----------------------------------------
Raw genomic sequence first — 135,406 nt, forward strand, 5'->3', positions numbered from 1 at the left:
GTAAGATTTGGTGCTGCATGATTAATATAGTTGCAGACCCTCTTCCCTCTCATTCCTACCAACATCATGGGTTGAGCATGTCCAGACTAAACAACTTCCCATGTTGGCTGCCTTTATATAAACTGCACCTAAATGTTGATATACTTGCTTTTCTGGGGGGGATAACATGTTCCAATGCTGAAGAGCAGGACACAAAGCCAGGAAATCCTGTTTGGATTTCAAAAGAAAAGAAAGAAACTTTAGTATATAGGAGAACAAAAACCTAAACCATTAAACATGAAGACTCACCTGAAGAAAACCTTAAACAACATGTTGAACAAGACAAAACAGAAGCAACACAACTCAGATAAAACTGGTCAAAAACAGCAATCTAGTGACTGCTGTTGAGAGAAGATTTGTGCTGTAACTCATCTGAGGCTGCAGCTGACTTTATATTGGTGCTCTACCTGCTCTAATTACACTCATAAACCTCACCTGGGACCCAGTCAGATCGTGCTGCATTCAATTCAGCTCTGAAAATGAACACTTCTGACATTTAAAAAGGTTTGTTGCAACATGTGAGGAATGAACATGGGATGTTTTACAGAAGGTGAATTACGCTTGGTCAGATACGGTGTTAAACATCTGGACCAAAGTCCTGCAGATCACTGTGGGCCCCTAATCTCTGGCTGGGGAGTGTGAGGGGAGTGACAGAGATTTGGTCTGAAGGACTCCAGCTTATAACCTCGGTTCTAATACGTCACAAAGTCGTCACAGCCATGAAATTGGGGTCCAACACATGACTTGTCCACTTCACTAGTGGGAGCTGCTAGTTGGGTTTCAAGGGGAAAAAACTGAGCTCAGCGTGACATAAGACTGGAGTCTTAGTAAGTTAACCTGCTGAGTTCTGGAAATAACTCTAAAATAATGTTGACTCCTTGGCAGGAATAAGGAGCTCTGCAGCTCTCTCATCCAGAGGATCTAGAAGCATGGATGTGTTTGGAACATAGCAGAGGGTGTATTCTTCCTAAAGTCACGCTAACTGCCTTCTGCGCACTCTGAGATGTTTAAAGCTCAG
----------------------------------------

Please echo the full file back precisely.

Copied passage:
Raw genomic sequence first — 135,406 nt, forward strand, 5'->3', positions numbered from 1 at the left:
GTAAGATTTGGTGCTGCATGATTAATATAGTTGCAGACCCTCTTCCCTCTCATTCCTACCAACATCATGGGTTGAGCATGTCCAGACTAAACAACTTCCCATGTTGGCTGCCTTTATATAAACTGCACCTAAATGTTGATATACTTGCTTTTCTGGGGGGGATAACATGTTCCAATGCTGAAGAGCAGGACACAAAGCCAGGAAATCCTGTTTGGATTTCAAAAGAAAAGAAAGAAACTTTAGTATATAGGAGAACAAAAACCTAAACCATTAAACATGAAGACTCACCTGAAGAAAACCTTAAACAACATGTTGAACAAGACAAAACAGAAGCAACACAACTCAGATAAAACTGGTCAAAAACAGCAATCTAGTGACTGCTGTTGAGAGAAGATTTGTGCTGTAACTCATCTGAGGCTGCAGCTGACTTTATATTGGTGCTCTACCTGCTCTAATTACACTCATAAACCTCACCTGGGACCCAGTCAGATCGTGCTGCATTCAATTCAGCTCTGAAAATGAACACTTCTGACATTTAAAAAGGTTTGTTGCAACATGTGAGGAATGAACATGGGATGTTTTACAGAAGGTGAATTACGCTTGGTCAGATACGGTGTTAAACATCTGGACCAAAGTCCTGCAGATCACTGTGGGCCCCTAATCTCTGGCTGGGGAGTGTGAGGGGAGTGACAGAGATTTGGTCTGAAGGACTCCAGCTTATAACCTCGGTTCTAATACGTCACAAAGTCGTCACAGCCATGAAATTGGGGTCCAACACATGACTTGTCCACTTCACTAGTGGGAGCTGCTAGTTGGGTTTCAAGGGGAAAAAACTGAGCTCAGCGTGACATAAGACTGGAGTCTTAGTAAGTTAACCTGCTGAGTTCTGGAAATAACTCTAAAATAATGTTGACTCCTTGGCAGGAATAAGGAGCTCTGCAGCTCTCTCATCCAGAGGATCTAGAAGCATGGATGTGTTTGGAACATAGCAGAGGGTGTATTCTTCCTAAAGTCACGCTAACTGCCTTCTGCGCACTCTGAGATGTTTAAAGCTCAG